• David Leppik

    That’s true. The few times that I’ve done hierarchical logging, it’s been done using try/finally blocks to push/pop. (Wrapped in a closure, if I’m using Scala.) This makes it fairly coarse-grained, which is appropriate for this sort of thing. In your example, doStuff(params) would only be omitted if it explicitly pushes/pops a log– which would be a signal that it does long, complicated processing. So yes, it’s a trade-off.

    My original inspiration was a debugger that someone developed in the 1990s as computer science research. The debugger logged every command as it executed, so you could step through the code forwards or backwards in time. Presumably this never caught on because it is incredibly slow and memory-consuming.

  • Oleg Šelajev

    Yeah, it is a trade-off. Probably in a more monad-appropriate language than java it is easier to do this right.

    About the debugger, the idea somewhat sticked still, Chronon does flight recording and allows back-in-time execution too:

  • Roger Lipscombe

    Interestingly, I have been thinking about something not-quite-but-close to an opportunistic logger.

    I want a way to (via, e.g. websockets) tail the activity for a particular connection, by client ID. We use one-connection-per-client, so there’s affinity there. However, due to the vagaries of our protocol, I don’t know the client ID until a couple of messages have passed.

    So I was thinking about putting together something that buffered the logging until it knew the client ID, then it could dump the buffer to the configured listener, and then continue…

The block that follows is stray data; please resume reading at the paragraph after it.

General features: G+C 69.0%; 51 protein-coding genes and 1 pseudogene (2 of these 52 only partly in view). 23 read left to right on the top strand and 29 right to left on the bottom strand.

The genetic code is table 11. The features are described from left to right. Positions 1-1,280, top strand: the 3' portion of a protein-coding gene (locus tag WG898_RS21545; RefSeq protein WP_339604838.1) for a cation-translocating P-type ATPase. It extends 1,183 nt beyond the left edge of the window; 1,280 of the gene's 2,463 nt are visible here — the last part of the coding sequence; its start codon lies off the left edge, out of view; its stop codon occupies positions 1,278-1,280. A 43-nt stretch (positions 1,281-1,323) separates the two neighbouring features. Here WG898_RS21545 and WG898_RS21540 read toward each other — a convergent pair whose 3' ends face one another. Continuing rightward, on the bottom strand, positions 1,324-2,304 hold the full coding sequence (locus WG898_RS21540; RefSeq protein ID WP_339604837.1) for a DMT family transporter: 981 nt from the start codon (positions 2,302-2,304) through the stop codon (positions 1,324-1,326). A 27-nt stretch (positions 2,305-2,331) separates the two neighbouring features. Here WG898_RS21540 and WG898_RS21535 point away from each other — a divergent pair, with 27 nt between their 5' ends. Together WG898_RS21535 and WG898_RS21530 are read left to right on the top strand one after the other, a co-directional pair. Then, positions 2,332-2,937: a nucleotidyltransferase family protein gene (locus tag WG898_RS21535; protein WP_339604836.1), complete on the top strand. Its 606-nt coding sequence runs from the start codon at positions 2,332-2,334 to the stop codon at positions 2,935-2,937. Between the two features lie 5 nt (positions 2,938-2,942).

• bhaskar

    Interesting i created something very similar. I did this for SLF4J/Log4J and SLF4j/Logback. Unfortunately i can not share the code as i did it for my employer (big bank) but happy to share the idea.
    The idea was… as soon as we hit an error, log all the minor level information or else just log info level information. This was achieved by maintaining all the logging event in-memory in a cyclic buffer. Obviously had to create a custom handler/appender for it and modify the logger factory (or any thing similar the created logger for a class). It was made configurable so that everyone can tweak it as per their need, for eg. if you need to log all the minor information at warning instead of error, change a property. :)

  • Baartz

    I have long suggested, but never taken the time to implement, a related logging strategy I refer to auto-escalation. In this strategy, the logger does pattern evaluation on error events and, on matches, escalate the logging level. This really targets a class of errors whereby their occurrence is likely to repeat, once triggered.
    It is envisioned that pattern matching could be as simple as match against an exception type, or significantly more, such as tracking the rate of errors being logged or the clustering over a specific namespace. Furthermore, it is envisioned that logging levels would auto-de-escalate.

  • Ashwin Jayaprakash
  • Oleg Šelajev

    Thanks for the links. I’ll definitely check them out, at least about tries.